You can count on Lonergan
By Ann Hornaday
Friday, Apr. 27, 2012
"Margaret" arrives at the West End Cinema already draped in Hollywood myth. The sophomore effort of writer-director Kenneth Lonergan, whose 2000 brother-sister drama "You Can Count on Me" was one of the best films of that decade, "Margaret" was filmed in 2005 but mysteriously never appeared on screens, as talk of editing troubles, balky distributors and lawsuits eddied and swirled.
Now that "Margaret" has finally surfaced, it lives up to the legend that precedes it. Ambitious, affecting, unwieldy and haunting, it's an eccentric, densely atmospheric, morally hyper-aware masterpiece that refuses to follow the strictures of conventional cinematic structure, instead leading the audience on a circuitous journey down the myriad rabbit holes that comprise modern-day Manhattan.
Anchored by a spikily bravura performance by Anna Paquin, "Margaret" admittedly bears some earmarks of troubled post-production - it sags and bags and zigs and zags with blithe willfulness. But that's utterly in keeping with Paquin's 17-year-old protagonist, whose unflagging if unfocused sense of purpose propels "Margaret" with irresistible, headstrong zeal.
Paquin plays Lisa, a smart, heedlessly coltish student at a tony private high school on the Upper West Side, whose life is upended one day when she witnesses a horrific accident that she thinks she might have caused (an accident staged by Lonergan in excruciatingly graphic detail).
Arriving home literally with blood on her hands, Lisa tries to make sense of what happened and her role in it, polling the adults in her life on how best to proceed. She confides in her mother, Joan (the delicately forceful J. Smith-Cameron), an actress whose new play is receiving rave notices and who's embarking on her own perilous interior journey involving a South American suitor (Jean Reno). She talks with her geometry teacher (Matt Damon), a handsome, transplanted Midwesterner with an idealistic streak. She pulls away from her friends but strikes up a relationship with a teenage boy who's clearly trouble (Kieran Culkin).
Eventually she meets a woman named Emily (Jeannie Berlin), with whom she becomes schooled in the minutiae of wrongful-death suits.
Powered as it is by questions of right and wrong, Lisa's journey - from apartment to classroom to police station to lawyer's office - takes on the contours of an ethical thriller, made all the more high-stakes by her persistent sense of guilt and raw grief. In one of her classes at school she gets into a loud, angry argument with a fellow student about Middle East politics and 9/11 - and echoes of that event permeate "Margaret," which is shot through with a palpable sense of unresolved trauma.
Indeed, it's interesting that one of Lonergan's producers is Scott Rudin, who was also behind the far less convincing post-9/11 melodrama "Extremely Loud and Incredibly Close." In many ways, "Margaret" feels like the movie "Extremely Loud" fell so short of being: a poetic meditation on loss, a far-ranging urban picaresque and a parable of healing and connection by way of a naive youngster's innocent but bull-headed search for closure.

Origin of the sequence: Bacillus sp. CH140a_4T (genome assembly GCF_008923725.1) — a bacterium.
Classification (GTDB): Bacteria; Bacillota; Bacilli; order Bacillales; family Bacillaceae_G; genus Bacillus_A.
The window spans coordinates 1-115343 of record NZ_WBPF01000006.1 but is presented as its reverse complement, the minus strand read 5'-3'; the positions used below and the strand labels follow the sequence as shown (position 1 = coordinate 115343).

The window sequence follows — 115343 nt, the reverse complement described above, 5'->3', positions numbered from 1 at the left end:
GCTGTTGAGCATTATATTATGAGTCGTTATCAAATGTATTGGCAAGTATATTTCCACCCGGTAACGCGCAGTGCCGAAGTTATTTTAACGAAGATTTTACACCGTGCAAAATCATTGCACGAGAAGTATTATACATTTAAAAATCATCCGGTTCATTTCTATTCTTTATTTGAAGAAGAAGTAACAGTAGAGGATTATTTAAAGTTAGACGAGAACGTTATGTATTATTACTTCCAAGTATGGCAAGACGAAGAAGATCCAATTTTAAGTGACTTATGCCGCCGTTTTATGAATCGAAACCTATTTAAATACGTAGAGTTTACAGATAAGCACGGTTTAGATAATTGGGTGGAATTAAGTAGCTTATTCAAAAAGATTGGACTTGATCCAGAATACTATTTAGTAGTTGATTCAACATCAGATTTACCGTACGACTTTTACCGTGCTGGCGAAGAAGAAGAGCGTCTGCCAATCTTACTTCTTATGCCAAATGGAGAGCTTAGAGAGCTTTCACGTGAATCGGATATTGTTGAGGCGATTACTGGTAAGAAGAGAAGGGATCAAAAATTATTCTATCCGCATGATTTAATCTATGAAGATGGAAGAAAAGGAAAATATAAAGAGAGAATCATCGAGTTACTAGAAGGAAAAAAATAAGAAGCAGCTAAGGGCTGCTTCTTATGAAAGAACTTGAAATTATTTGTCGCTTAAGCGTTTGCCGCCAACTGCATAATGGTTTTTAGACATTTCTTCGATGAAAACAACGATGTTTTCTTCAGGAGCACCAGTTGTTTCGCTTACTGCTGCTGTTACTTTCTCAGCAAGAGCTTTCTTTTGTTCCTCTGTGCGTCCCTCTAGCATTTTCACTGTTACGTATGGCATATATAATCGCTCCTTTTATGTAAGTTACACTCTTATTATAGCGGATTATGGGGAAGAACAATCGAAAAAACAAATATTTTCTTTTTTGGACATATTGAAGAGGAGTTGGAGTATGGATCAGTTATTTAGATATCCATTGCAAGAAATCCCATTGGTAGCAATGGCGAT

Even that highfalutin description doesn't do "Margaret" justice, because it's more than that. For one thing, it's a sensitive, wryly funny evocation of the fraught relationships between mothers and teenage daughters. For another, it's a splendid, almost decadently indulgent showcase of some of cinema's finest acting talent, including Smith-Cameron (check out her face when one of her dates describes his job in computer software) and the sublime Berlin, best known for her Oscar-nominated performance in the 1972 comedy "The Heartbreak Kid." If "Margaret" deserves praise for anything, it's for reintroducing audiences to Berlin, who gives full, abrasive voice to a New York woman we rarely see represented in movies: the weathered, cranky survivor of a certain age who ekes out a living without the benefit of great shoes or quirky lovability.
Among the delectable digressions in "Margaret" - which takes its title from the Gerard Manley Hopkins poem "Spring and Fall" - are an impassioned argument between an English teacher (Matthew Broderick) and a student over "King Lear," a brutally honest scene of a girl losing her virginity and not one but two transcendent Metropolitan Opera performances: Christine Goerke in "Norma" and Renee Fleming and Susan Graham in "Tales of Hoffman."
Throw in more than a few legal sidebars, several conversations between Lisa and her dad in California about an upcoming trip and an impulsive mission to Brooklyn, and "Margaret" often veers dangerously close to losing its way.
But as long as Lonergan stays focused on his feisty, sensitive, self-dramatizing young heroine, the movie is always where it needs to be. There's a scene late in the movie, when Lisa is walking down a New York street and disappears into the crowd, that could have served as a perfectly suitable ending for her story. But that moment would have been too pat for a writer of Lonergan's rigor.
Life goes on even when some lives end, "Margaret" invites us to muse, and isn't that strange?
Contains strong profanity, sexuality, some drug use and disturbing images.